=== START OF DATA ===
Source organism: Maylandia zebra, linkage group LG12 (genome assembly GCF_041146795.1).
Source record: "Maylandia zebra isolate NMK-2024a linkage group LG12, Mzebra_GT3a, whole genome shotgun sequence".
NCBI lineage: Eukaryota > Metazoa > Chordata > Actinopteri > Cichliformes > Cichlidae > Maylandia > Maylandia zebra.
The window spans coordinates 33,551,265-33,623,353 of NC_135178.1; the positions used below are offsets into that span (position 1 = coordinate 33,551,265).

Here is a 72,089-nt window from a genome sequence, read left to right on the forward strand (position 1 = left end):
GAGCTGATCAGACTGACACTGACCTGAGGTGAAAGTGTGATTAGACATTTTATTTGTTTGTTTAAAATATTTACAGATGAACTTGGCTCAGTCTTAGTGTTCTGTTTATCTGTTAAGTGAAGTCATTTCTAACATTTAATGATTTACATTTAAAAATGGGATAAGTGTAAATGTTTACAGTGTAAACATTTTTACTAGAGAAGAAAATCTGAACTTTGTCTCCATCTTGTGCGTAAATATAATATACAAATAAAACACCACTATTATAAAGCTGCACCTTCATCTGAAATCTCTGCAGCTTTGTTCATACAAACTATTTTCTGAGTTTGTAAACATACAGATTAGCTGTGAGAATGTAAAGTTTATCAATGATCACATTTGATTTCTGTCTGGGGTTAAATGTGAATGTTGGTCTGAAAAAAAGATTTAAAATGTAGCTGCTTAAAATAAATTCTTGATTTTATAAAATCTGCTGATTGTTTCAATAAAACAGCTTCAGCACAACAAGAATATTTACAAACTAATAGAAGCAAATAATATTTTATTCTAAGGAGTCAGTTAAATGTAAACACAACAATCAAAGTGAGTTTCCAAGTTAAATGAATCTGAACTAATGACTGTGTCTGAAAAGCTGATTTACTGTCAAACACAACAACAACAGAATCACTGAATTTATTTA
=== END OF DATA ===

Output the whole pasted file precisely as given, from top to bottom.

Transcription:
Source organism: Maylandia zebra, linkage group LG12 (genome assembly GCF_041146795.1).
Source record: "Maylandia zebra isolate NMK-2024a linkage group LG12, Mzebra_GT3a, whole genome shotgun sequence".
NCBI lineage: Eukaryota > Metazoa > Chordata > Actinopteri > Cichliformes > Cichlidae > Maylandia > Maylandia zebra.
The window spans coordinates 33,551,265-33,623,353 of NC_135178.1; the positions used below are offsets into that span (position 1 = coordinate 33,551,265).

Here is a 72,089-nt window from a genome sequence, read left to right on the forward strand (position 1 = left end):
GAGCTGATCAGACTGACACTGACCTGAGGTGAAAGTGTGATTAGACATTTTATTTGTTTGTTTAAAATATTTACAGATGAACTTGGCTCAGTCTTAGTGTTCTGTTTATCTGTTAAGTGAAGTCATTTCTAACATTTAATGATTTACATTTAAAAATGGGATAAGTGTAAATGTTTACAGTGTAAACATTTTTACTAGAGAAGAAAATCTGAACTTTGTCTCCATCTTGTGCGTAAATATAATATACAAATAAAACACCACTATTATAAAGCTGCACCTTCATCTGAAATCTCTGCAGCTTTGTTCATACAAACTATTTTCTGAGTTTGTAAACATACAGATTAGCTGTGAGAATGTAAAGTTTATCAATGATCACATTTGATTTCTGTCTGGGGTTAAATGTGAATGTTGGTCTGAAAAAAAGATTTAAAATGTAGCTGCTTAAAATAAATTCTTGATTTTATAAAATCTGCTGATTGTTTCAATAAAACAGCTTCAGCACAACAAGAATATTTACAAACTAATAGAAGCAAATAATATTTTATTCTAAGGAGTCAGTTAAATGTAAACACAACAATCAAAGTGAGTTTCCAAGTTAAATGAATCTGAACTAATGACTGTGTCTGAAAAGCTGATTTACTGTCAAACACAACAACAACAGAATCACTGAATTTATTTA